Secrets to Sound Sleep by Susie Michelle CortrightMoms of infants lose 400 to 750 hours of sleep each year, according to a report published in Parents magazine.
No matter how old our children, we moms often see the wee hours as the most flexible time of day. During the day, we know weíll be busy nursing the baby or driving the kids to soccer practice. That leaves late night and early morning to catch up on all those things we didnít have time for the day before.
But sleep is important to our entire well-being. A goodís night sleep restores and rejuvenates usómind, body, and soul.
Everyone has different sleep requirements. Most of us need 7 to 8 hours of sleep to function at an optimum level. A simple test: if you feel drowsy during the day, you probably arenít getting enough sleep.
Sleep deprivation can lead to a loss of strength, a compromised immune system, and high blood pressure, as well as a decrease in concentration, memory, and learning ability. Perhaps most noticeably, sleep loss can result in a downright rotten mood, and the inability to cope with those small pressures and stresses you confront each day.
Tips for more restful sleep...
During the day
A regular exercise routine will help you fall asleep faster and wake up more refreshed, but experts do not recommend vigorous exercise fewer than three hours before bedtime.
Instead, schedule your workout five to six hours before lights out. Why? Exercise causes your core body temperature to rise. Experts say natural sleepiness will set in when your body temperature drops again.
Find another place for stressful activities. Pay your bills at the kitchen table, not in your bedroom.
Avoid nicotine and alcohol before bed. Nicotine is a potent stimulant, and the metabolism of alcohol has an alerting effect.
Skip the afternoon latte, as well, since the stimulating effect of caffeine can remain for as long as 12 hours. Keep in mind that many teas and sodas, such as Mountain Dew and orange soda, contain high caffeine levels, as well.
Restrict your water intake just before bed and during the night. Midnight trips to the bathroom can cut into your sleep, particularly if you have a hard time dozing off again.
Six hours of continuous sleep often result in a more rested feeling than eight hours of on-again, off-again snoozing, since non-consecutive sleep interrupts its deep, restorative phases.
Check to see if any of your prescription or over-the-counter medications might be interfering with your sleep. Some birth control pills, diet pills, blood pressure pills, and anti-depressants can have a rousing effect. Sleeping pills, while they may be tempting, are not the answer. They lose their effectiveness quickly and can be addictive.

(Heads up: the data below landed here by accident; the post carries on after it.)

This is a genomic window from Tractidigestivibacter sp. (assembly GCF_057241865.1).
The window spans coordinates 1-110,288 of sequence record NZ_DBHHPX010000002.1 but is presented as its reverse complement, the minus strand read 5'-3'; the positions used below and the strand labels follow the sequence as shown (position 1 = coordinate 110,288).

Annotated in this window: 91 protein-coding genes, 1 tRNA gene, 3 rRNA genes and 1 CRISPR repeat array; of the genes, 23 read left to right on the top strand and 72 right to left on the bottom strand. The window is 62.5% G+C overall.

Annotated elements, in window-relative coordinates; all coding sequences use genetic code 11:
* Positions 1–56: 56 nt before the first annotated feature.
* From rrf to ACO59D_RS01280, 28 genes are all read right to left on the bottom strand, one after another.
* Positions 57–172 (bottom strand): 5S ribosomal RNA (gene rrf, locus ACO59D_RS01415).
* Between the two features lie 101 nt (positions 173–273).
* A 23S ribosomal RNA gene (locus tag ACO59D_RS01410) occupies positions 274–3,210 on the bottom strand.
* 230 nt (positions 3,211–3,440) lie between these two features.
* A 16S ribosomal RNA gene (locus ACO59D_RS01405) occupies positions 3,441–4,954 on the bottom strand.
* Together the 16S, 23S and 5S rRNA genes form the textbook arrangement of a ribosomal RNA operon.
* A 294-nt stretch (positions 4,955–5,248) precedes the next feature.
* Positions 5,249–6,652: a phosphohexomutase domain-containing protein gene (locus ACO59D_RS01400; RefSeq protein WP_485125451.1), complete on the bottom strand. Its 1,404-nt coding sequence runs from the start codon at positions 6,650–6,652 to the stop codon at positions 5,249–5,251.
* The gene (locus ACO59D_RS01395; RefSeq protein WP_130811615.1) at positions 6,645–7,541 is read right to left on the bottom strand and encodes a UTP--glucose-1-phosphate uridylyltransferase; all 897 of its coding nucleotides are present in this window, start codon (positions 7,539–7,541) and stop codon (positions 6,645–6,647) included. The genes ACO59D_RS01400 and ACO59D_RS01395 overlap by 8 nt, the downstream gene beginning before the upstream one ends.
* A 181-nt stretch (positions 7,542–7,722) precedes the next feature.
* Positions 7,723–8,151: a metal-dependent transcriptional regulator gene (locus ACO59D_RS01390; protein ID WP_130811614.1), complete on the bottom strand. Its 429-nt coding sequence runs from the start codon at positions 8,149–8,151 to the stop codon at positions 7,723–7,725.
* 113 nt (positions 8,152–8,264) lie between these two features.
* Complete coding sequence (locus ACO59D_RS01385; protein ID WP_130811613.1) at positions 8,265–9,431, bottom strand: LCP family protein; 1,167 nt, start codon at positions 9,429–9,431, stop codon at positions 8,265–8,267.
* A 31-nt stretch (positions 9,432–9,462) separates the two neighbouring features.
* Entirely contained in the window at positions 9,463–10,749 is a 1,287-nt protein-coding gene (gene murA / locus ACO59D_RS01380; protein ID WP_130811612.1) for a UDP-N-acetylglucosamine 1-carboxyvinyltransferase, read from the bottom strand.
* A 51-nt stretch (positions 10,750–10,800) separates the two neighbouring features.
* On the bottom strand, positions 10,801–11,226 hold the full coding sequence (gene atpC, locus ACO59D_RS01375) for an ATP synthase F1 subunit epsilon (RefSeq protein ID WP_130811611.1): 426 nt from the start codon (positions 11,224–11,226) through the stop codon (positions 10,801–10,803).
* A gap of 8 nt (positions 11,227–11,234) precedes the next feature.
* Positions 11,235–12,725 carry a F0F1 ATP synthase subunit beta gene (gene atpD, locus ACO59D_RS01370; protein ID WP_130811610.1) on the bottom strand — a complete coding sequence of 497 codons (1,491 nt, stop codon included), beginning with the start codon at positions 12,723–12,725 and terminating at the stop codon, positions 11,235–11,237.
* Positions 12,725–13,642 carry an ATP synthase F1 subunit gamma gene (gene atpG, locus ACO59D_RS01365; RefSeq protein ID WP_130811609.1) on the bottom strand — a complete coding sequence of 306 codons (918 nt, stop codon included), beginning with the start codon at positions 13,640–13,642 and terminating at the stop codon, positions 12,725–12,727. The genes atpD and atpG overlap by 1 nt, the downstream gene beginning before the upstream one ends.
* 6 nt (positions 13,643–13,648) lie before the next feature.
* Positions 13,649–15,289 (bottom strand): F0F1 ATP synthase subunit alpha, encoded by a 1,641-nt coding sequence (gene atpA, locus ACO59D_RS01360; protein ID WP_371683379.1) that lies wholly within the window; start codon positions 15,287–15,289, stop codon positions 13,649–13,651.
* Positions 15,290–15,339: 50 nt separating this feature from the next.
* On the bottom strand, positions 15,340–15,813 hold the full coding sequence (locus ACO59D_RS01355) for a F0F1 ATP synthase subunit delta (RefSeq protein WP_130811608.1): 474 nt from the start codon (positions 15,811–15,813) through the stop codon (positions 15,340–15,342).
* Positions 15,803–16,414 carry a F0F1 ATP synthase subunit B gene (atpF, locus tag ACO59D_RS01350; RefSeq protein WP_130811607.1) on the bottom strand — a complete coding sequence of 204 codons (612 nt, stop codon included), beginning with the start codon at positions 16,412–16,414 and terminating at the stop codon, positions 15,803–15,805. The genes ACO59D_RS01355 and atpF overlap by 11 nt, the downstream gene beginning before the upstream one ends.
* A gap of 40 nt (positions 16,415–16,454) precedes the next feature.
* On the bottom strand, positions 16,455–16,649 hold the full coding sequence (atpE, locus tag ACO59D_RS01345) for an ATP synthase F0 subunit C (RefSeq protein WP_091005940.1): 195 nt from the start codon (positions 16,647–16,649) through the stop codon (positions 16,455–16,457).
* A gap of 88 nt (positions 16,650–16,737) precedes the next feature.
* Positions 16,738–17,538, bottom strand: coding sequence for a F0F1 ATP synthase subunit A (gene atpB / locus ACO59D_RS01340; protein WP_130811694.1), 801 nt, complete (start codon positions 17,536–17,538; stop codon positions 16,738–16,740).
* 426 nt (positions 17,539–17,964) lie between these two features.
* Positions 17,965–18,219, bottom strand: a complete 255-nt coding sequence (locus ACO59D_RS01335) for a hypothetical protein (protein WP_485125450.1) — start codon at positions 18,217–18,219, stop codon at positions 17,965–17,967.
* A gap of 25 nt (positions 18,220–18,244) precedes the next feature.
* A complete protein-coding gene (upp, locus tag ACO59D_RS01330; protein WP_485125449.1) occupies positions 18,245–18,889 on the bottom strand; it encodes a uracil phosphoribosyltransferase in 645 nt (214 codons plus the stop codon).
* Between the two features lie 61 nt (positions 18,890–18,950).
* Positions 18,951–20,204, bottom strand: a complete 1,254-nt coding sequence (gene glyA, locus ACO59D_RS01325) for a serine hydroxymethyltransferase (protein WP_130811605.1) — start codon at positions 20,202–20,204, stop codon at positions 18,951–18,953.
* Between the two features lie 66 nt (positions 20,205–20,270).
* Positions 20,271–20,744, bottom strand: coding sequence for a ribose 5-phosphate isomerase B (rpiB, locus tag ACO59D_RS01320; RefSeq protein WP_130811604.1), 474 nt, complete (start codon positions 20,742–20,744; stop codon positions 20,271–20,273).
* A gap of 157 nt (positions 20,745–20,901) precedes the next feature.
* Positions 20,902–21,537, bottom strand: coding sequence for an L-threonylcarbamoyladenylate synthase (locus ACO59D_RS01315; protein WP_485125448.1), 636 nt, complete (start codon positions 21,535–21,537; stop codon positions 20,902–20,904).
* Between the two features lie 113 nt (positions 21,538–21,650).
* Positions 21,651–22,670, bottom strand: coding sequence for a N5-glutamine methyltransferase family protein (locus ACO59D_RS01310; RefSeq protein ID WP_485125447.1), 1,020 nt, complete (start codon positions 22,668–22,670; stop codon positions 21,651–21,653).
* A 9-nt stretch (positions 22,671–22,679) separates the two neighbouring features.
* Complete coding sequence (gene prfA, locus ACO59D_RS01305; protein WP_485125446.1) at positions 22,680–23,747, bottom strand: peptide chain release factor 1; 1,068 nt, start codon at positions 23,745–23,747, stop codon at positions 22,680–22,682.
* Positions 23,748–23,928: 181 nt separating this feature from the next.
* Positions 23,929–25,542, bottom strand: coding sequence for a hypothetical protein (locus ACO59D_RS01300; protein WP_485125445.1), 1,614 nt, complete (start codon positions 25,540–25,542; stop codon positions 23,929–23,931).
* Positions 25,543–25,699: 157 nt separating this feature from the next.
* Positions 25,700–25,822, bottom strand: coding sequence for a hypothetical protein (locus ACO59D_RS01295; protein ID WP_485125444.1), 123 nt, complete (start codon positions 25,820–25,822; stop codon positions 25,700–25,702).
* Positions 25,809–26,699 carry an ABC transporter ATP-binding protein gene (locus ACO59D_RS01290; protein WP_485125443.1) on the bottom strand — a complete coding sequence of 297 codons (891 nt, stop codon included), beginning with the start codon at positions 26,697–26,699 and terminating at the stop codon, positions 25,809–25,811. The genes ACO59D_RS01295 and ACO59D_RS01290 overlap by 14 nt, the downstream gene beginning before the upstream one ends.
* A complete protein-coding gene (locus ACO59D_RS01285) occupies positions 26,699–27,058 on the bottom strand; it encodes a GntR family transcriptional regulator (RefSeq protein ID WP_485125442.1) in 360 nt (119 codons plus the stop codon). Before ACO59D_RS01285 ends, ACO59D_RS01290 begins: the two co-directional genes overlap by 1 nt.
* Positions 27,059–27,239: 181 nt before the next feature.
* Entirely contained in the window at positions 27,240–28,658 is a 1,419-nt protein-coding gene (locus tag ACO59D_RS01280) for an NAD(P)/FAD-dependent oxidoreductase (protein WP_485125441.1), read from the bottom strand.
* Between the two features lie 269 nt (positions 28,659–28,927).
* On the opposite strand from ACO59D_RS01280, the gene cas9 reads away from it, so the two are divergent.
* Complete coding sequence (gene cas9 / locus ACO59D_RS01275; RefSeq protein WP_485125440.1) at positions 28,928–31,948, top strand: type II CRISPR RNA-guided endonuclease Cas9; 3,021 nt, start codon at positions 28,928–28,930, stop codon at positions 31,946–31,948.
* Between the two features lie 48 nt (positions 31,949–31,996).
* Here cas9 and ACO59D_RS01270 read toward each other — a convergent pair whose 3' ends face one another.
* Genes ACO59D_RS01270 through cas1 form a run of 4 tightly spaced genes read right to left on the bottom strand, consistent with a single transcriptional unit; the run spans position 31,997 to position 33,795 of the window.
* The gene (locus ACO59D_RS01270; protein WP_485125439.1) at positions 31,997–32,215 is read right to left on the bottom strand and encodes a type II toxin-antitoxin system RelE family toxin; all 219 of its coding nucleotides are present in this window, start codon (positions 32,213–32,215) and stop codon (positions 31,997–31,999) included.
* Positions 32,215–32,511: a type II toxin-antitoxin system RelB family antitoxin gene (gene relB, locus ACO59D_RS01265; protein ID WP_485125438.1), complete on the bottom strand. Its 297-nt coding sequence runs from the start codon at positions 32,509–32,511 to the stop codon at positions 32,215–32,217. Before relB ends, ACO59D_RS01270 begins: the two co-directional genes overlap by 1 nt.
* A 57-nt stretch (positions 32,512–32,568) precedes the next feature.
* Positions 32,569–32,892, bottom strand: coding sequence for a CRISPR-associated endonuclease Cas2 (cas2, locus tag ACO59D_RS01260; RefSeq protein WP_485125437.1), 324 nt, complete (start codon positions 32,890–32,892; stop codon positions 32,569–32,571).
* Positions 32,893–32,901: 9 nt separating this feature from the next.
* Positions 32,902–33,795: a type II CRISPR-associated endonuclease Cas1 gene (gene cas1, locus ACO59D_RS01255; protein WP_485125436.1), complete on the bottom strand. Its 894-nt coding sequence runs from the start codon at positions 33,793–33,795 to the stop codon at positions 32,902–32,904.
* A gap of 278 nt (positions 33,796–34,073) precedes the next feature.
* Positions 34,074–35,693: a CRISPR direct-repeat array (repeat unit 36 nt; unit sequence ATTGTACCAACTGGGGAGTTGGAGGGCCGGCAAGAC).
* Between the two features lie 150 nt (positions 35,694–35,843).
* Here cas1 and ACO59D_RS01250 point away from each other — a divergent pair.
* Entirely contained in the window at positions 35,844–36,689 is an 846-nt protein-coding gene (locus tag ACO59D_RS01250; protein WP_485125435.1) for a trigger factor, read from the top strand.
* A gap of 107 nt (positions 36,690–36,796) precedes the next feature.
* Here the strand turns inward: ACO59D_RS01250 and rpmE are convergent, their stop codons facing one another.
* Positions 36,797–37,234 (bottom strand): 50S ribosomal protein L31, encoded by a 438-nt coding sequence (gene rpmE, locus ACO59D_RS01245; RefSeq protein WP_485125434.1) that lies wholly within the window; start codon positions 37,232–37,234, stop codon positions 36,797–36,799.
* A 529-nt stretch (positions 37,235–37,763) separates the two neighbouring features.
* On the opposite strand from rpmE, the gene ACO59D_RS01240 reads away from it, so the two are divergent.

Create a nest. Eliminate clutter, maintain a comfortable sleeping temperature, and keep the room dark. Nightlights and bright moonlight can interfere with quality sleep. Install window treatments that block light, such as wooden Venetian blinds or shades with blackout lining.
Practice aromatherapy. (for more information, see Momscape's ďMaking Scents of Aromatherapy. Lavender oil or a lavender sachet on your bedside table can help you feel relaxed and sleepy.
Keep your bedtime routine consistent. Many people treat themselves to a high-carbohydrate snack 30 to 45 minutes before bed. Then engage only in relaxing activities.
No bedside table should be without Sarah Ban Breathnachís Simple Abundance, which features a new affirming and empowering essay for every day of the year. Simple Abundance is an enriching element of any bedtime routine.
If you canít leave your worries at the bedroom door, make a ritual of asking yourself a question just before bed. Give your subconscious a problem to solve during the hours you spend sleeping. Youíll be surprised how often youíll wake up with the solution after a good nightís sleep.
Still can't fall asleep?
Just do it. Orgasms increase endorphins, which can help you feel into a deep sleep.
If your mate is causing you to lose sleep, get help. Consult a doctor about a chronic snoring problem. Invest in a good mattress so you wonít move each time he does.
If you havenít fallen asleep within 30 minutes, there is a problem. Lying in bed and staring at the ceiling will only increase your anxiety. Get out of bed. Do something relaxing, such as deep breathing or meditative exercises. Then try again later.
Copyright Susie Michelle Cortright
Susie Michelle Cortright is the founder and publisher of Momscape, an online magazine devoted to nurturing the nurturers. Visit her at http://www.momscape.com to escape in inspiring articles and essays, subscribe to Momscape's free email newsletters, and register to win free pampering packages.
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